An associate recently asked me what I thought of the following statement, “To create a sense of urgency in employees, push them outside their comfort zones.” When I think about this statement, it’s really about motivating people. How does a leader motivate people to take immediate, earnest action?
The fact is that most employees are taking immediate action on something. They are in fact pursuing some things with a sense of urgency. So for most employees the challenge is not to create a sense of urgency. The challenge is to motivate employees to demonstrate a sense of urgency about the things on which you think they should focus.
I’m reminded of the advice of my mentor, Sigi Brauer, “Make your boss’s priorities your own.” Among the most important things a leader can do are setting direction and articulating the values of the organization. If you haven’t clearly articulated your goals and values, how does an employee know where to focus her energy? How can she know what to have a sense of urgency about?
Even if you’ve clearly articulated your goals and values, immediate priorities shift continuously. In the luxury hotel business, where I spent many years, we had daily meetings throughout the hotel to inform employees about our current situation and what we needed a sense of urgency about. For instance, Is the plumbing broken? What VIP’s are we expecting? Is the union about to call a strike? Are labor costs too high? There’s always something about which employees should have a sense of urgency.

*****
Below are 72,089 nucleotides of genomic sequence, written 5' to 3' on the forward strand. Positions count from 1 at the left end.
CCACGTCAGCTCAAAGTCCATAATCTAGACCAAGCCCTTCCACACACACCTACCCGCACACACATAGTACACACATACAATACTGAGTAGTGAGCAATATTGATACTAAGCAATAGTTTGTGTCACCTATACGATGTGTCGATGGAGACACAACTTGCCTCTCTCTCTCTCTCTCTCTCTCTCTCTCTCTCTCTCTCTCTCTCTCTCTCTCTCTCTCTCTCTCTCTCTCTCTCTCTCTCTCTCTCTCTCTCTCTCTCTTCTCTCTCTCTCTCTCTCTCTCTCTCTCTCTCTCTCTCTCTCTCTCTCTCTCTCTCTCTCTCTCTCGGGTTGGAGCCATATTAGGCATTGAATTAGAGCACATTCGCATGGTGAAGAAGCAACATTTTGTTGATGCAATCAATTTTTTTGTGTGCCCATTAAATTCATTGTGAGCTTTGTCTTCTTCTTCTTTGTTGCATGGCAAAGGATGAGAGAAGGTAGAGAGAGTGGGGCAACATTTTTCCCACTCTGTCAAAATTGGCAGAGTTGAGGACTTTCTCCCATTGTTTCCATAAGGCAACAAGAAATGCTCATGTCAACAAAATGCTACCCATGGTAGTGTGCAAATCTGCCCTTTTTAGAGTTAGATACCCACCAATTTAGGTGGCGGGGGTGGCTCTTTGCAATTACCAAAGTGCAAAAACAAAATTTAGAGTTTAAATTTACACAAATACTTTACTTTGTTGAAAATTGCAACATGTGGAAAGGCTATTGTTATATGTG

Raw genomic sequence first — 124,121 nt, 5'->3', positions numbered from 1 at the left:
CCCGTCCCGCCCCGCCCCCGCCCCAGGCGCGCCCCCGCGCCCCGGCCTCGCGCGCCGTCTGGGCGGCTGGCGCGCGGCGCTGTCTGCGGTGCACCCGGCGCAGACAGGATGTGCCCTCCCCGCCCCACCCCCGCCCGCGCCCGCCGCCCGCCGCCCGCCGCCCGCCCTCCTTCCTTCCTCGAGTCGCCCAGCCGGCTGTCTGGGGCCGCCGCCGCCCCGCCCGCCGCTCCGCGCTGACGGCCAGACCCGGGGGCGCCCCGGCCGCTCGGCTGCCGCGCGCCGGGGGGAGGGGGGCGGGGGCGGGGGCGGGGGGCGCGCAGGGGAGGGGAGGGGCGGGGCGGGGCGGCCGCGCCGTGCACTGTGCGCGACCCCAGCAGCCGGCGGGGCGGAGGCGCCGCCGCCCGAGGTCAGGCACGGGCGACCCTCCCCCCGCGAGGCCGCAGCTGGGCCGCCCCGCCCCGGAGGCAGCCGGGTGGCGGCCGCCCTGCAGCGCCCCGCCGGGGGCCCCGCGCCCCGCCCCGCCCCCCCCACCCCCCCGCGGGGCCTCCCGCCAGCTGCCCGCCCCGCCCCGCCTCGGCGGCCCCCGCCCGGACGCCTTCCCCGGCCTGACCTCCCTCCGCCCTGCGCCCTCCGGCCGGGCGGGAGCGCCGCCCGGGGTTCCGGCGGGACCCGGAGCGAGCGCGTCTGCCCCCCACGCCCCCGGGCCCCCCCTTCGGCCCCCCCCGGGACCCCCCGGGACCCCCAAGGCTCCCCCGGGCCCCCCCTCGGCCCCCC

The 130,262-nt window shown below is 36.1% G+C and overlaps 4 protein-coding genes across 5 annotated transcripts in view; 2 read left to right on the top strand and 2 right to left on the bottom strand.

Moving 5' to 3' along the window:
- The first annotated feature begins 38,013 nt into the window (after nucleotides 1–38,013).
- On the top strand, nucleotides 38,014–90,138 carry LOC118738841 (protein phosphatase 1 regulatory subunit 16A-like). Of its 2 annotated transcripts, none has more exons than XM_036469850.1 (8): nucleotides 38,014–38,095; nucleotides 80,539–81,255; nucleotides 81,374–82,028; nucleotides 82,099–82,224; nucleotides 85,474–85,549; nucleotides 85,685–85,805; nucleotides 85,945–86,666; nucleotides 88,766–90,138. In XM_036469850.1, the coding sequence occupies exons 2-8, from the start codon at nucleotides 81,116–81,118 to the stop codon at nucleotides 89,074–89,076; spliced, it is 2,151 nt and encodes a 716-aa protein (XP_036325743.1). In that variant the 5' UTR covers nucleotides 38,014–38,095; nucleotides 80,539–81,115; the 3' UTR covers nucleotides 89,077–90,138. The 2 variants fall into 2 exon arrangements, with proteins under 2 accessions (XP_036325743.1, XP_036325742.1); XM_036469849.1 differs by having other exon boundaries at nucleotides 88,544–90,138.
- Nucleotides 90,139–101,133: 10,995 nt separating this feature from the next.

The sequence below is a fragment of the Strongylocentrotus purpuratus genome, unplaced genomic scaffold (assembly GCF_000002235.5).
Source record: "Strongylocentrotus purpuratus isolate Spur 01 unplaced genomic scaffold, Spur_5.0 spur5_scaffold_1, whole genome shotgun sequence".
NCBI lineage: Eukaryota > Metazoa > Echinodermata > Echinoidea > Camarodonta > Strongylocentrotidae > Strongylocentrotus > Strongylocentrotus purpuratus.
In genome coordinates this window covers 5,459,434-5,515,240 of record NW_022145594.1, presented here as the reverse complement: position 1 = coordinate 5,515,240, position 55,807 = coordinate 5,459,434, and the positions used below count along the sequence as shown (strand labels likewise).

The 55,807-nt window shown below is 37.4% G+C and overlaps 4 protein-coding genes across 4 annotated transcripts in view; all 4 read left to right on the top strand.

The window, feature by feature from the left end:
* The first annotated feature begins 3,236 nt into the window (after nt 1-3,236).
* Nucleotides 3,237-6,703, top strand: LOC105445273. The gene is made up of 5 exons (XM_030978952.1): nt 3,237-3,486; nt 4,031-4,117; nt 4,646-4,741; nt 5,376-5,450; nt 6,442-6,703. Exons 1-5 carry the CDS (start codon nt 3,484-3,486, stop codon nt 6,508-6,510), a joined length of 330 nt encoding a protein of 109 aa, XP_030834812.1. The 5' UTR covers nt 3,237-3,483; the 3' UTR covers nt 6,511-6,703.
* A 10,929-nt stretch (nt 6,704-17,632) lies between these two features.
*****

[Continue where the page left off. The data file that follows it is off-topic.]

Absent real time information about the immediate challenges faced by your organization, how can an employee possibly know how to focus his sense of urgency? As a leader you have information not available to employees, and you have a perspective about the big picture that they cannot possibly have. Absent that perspective they might not recognize the importance of an event.
So as a leader you can help employees understand what’s going on and what it means to your organization. Then you can call them to action. You can ask for a sense of urgency and you’ll get it. You won’t have to push them outside their comfort zones.
One final point. Many employees (and leaders!) are burdened by too many “number one” priorities, about which they are expected to demonstrate a sense of urgency. This is a failure of leadership. If everything is a “number one” priority, nothing is. This definitely pushes people outside their comfort zones, but it doesn’t increase their sense of urgency. It leads to despair, because they know they can’t meet those expectations. They disengage. Don’t do this to your people.
Thanks for reading. As always, I’m interested in your thoughts.